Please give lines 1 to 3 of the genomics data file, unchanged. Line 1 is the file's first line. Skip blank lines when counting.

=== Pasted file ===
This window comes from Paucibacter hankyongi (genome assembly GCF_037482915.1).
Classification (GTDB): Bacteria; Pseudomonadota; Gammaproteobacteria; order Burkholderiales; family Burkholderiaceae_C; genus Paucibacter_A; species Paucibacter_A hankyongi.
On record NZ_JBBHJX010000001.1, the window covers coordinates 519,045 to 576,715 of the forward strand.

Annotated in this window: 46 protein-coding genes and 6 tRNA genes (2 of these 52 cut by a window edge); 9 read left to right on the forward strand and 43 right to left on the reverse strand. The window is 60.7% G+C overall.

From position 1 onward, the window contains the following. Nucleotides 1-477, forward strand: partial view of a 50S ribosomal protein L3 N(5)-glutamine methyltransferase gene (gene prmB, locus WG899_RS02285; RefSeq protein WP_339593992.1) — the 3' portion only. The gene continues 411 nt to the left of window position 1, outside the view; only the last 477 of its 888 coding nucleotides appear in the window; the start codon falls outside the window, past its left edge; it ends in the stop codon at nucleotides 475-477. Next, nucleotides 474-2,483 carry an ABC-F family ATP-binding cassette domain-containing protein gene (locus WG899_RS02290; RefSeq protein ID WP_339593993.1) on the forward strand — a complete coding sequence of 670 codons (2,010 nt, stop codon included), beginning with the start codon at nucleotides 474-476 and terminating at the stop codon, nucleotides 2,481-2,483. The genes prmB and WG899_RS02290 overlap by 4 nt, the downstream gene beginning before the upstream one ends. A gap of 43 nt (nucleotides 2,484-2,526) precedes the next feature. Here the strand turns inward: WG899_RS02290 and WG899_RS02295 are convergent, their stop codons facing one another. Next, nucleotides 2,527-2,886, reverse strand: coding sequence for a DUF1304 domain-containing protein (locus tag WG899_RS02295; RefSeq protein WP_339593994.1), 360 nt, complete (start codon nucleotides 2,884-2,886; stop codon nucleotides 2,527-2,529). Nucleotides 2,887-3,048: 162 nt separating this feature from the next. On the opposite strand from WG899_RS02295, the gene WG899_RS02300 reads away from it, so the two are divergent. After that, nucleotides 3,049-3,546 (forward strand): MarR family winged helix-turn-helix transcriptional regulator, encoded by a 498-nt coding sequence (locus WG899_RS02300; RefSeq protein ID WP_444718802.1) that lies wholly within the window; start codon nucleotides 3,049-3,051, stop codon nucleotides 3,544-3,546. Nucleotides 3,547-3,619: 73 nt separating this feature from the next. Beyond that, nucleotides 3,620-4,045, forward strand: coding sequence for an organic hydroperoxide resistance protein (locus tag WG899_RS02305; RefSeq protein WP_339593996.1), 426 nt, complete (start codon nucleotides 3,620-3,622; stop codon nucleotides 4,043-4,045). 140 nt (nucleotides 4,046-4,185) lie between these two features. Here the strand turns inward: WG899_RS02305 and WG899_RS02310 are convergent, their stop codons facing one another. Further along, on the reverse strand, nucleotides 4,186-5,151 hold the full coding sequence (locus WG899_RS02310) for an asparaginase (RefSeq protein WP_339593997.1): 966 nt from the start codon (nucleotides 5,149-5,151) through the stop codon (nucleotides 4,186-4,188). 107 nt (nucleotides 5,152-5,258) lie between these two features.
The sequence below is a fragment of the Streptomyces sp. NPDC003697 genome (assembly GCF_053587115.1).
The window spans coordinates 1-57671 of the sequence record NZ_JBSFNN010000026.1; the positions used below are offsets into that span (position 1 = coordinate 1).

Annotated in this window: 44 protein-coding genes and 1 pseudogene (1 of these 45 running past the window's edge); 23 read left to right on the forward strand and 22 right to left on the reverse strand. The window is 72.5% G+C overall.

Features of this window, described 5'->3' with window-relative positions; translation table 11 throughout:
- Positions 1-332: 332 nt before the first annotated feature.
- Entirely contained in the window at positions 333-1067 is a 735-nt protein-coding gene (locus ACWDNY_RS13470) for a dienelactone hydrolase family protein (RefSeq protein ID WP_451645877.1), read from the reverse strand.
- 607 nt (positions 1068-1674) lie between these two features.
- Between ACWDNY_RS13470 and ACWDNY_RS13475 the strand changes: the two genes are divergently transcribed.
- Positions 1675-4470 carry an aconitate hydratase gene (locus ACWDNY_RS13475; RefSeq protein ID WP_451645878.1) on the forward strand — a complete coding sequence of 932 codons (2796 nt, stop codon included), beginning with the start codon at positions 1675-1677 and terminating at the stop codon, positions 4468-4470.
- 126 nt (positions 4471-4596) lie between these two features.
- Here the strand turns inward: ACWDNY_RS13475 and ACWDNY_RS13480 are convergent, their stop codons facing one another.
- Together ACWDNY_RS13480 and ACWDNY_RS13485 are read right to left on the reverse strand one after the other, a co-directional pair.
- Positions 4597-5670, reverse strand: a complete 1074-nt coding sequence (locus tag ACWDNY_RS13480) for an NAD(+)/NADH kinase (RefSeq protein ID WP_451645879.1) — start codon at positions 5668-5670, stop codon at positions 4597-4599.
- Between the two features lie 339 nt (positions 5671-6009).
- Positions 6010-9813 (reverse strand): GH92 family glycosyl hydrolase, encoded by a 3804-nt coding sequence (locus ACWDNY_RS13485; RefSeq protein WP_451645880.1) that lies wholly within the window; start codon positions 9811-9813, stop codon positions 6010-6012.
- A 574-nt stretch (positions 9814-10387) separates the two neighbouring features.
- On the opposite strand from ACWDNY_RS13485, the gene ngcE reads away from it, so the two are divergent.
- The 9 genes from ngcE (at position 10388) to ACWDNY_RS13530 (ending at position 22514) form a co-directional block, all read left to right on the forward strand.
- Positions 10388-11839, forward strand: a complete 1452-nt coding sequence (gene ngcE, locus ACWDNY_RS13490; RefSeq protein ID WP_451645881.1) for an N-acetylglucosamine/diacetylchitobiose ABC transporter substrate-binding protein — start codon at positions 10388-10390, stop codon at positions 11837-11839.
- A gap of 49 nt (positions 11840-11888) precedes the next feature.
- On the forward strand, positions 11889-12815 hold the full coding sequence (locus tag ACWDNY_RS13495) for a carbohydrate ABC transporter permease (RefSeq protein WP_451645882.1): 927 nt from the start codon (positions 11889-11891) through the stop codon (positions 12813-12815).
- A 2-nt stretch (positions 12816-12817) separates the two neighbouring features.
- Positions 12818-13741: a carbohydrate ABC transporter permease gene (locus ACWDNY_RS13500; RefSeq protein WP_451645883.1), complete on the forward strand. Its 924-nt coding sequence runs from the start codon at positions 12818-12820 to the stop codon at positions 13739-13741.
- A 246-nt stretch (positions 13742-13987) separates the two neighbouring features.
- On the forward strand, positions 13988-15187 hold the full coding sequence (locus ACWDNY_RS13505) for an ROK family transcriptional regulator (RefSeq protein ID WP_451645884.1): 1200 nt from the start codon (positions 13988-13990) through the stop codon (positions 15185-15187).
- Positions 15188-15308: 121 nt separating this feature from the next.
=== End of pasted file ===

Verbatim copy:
This window comes from Paucibacter hankyongi (genome assembly GCF_037482915.1).
Classification (GTDB): Bacteria; Pseudomonadota; Gammaproteobacteria; order Burkholderiales; family Burkholderiaceae_C; genus Paucibacter_A; species Paucibacter_A hankyongi.
On record NZ_JBBHJX010000001.1, the window covers coordinates 519,045 to 576,715 of the forward strand.